Iraqi soldiers tear down a sign pointing towards an Islamic State security office where locals were punished with whippings and other beatings, taken on Jan. 19, 2017 in Mosul, Iraq. (H.Murdock/VOA)
I had a small Internet shop. About nine months ago a girl came in and asked me to put the Viber app on her phone. She was fully veiled, but when the militants saw her, they stormed into the shop.
“What are you doing in here alone?” they asked the woman. “A man and a woman who don’t even know each other are alone together?” I was surprised. The door was open. It was practically like we were standing on the street. “I was just helping her put Viber on the phone,” I told them. They took her phone and my ID and told us to both report to their office.
Bilal Ahmed provided internet for his neighborhood for nearly two years under IS, despite threats and beatings for the slightest infractions of their draconian laws on Jan. 21, 2017 in Mosul, Iraq. (H.Murdock/VOA)
When I got there, the Emir sat me down and lectured me for 30 minutes, saying my behavior was immoral.
“I didn’t know it was wrong,” I told him. “I’m sorry.”
I don’t actually think what I did was wrong, but if I didn’t apologize I would go to jail. And going to jail was basically the end for many people. Militants would operate their bases in the same houses they held prisoners. When airstrikes hit, prisoners would die in their collapsed cells.
Before they let me go they whipped me 60 times. They whip on the back, on the inside of the thighs and sometimes on the bottom of the feet.
I think maybe 10 percent of the men in Mosul have not been whipped.
Don’t try to imagine what it was like here back then. It was terrifying. But half of Mosul was using the Internet when IS got here, and they didn’t have the capacity to ban everything.
Mobile phone SIM cards and satellites were not allowed, but people did use the Internet to keep in touch with family members that had escaped, even though it was dangerous.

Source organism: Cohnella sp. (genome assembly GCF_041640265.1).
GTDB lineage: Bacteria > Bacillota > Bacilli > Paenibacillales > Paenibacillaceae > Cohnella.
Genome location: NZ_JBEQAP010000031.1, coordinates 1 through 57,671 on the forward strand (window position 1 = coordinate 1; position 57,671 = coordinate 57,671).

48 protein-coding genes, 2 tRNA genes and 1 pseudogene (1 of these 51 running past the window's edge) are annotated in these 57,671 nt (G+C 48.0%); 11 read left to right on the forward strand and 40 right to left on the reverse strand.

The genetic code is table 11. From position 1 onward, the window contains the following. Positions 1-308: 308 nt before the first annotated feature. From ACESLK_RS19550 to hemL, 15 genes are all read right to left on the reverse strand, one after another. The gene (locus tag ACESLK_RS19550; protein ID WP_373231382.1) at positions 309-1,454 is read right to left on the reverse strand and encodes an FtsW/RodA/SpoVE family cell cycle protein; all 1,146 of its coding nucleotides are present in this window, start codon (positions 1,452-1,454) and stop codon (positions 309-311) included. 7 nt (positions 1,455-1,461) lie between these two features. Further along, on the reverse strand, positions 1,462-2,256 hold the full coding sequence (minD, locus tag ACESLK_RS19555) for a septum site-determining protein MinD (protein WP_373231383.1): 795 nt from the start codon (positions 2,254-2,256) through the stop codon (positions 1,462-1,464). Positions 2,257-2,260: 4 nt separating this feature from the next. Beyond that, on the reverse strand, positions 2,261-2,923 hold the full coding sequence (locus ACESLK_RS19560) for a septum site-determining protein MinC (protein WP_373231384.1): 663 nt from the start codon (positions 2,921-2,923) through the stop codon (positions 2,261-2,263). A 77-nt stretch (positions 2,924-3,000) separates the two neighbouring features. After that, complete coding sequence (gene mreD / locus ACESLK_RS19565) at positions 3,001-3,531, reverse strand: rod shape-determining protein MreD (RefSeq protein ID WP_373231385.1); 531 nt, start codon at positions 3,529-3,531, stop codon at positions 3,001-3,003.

I had been providing Internet for a long time for my job, so IS gave me forms for my customers to fill out. Militants told me, “If they do anything bad, you are responsible.” A colleague of mine had a customer who was caught talking online to someone in the Iraqi army. The customer was executed.
My colleague, the Internet provider, spent a month in jail. He was tortured and beaten every day. “They wanted me to confess to being aware of the guy’s conversations,” he told me.
I had 250 customers at the time, which was too many to monitor, but I didn’t sell to anyone I didn’t already know. Many other people were too scared to sign up because they had to give their IDs to IS to get online. If IS accused you of breaking their rules, they could kill you like it was nothing.
As Iraqi forces close in on capturing all of eastern Mosul, Iraqi snipers guard urban areas as IS militants continue to send mortars and gunfire into civilian areas, taken on Jan. 19, 2017 in Mosul, Iraq. (H.Murdock/VOA)
Militants were always on the lookout for anyone who was communicating with the Iraqi Army. But there were other things. For example, if you were caught talking to a woman who was not your mother or wife on Facebook, you could be whipped. Even if she was your cousin.
It was only the first time they searched my house that they broke down my door. They searched under carpets, in the refrigerator, everywhere. Later that day I went to their office and asked why they broke into my house.
“We have orders to search every Internet providers’ houses,” a militant told me. I complained about my broken door and windows. “May God help you,” they told me. The other three times they searched my home they didn’t break anything. They just handcuffed me and locked me in their car while they looked.
My customers would use the Internet on their mobile phones, then delete the messages and hide the phones when they were done. There were spies everywhere. Many people didn’t even want their children to know they were communicating with anyone on the outside. They were afraid the children would be heard talking about it on the streets. Honestly, if there were any other job I could do, I wouldn’t have done it. I was scared all the time.
Children play in what was once their schoolhouse, and later occupied by IS militants before it was bombed in an airstrike on Jan. 19, 2017 in Mosul Iraq. (H.Murdock/VOA)
But people wanted Internet, especially because we were so otherwise isolated. About six months ago an airstrike hit our Internet tower because it was near an IS base. Since Iraqi forces took back my neighborhood, we’ve been working to get service again. People stop by my house every day, saying “Bilal, when can we get Internet?”
This story was originally published Jan. 22, 2017 on voanews.com
As IS militants face off with Iraqi forces in Mosul, former local police officers in areas controlled by IS are rounded up and many are killed.
Ali and his mother, Iman, tell why he could never join IS, no matter how dangerous it was to stay out.
Bilal Ahmed, 27, tells how he kept his neighborhood online through beatings and threats for nearly two years.
For two-and-a-half years, Nathir Bashir, an Arabic language teacher, followed orders that started out benign and morphed into terror.
In the summer of 2014, Khalifa, then a 20-year-old Yazidi mother of one 3-year-old son, was kidnapped by Islamic State militants and sold as a sex slave.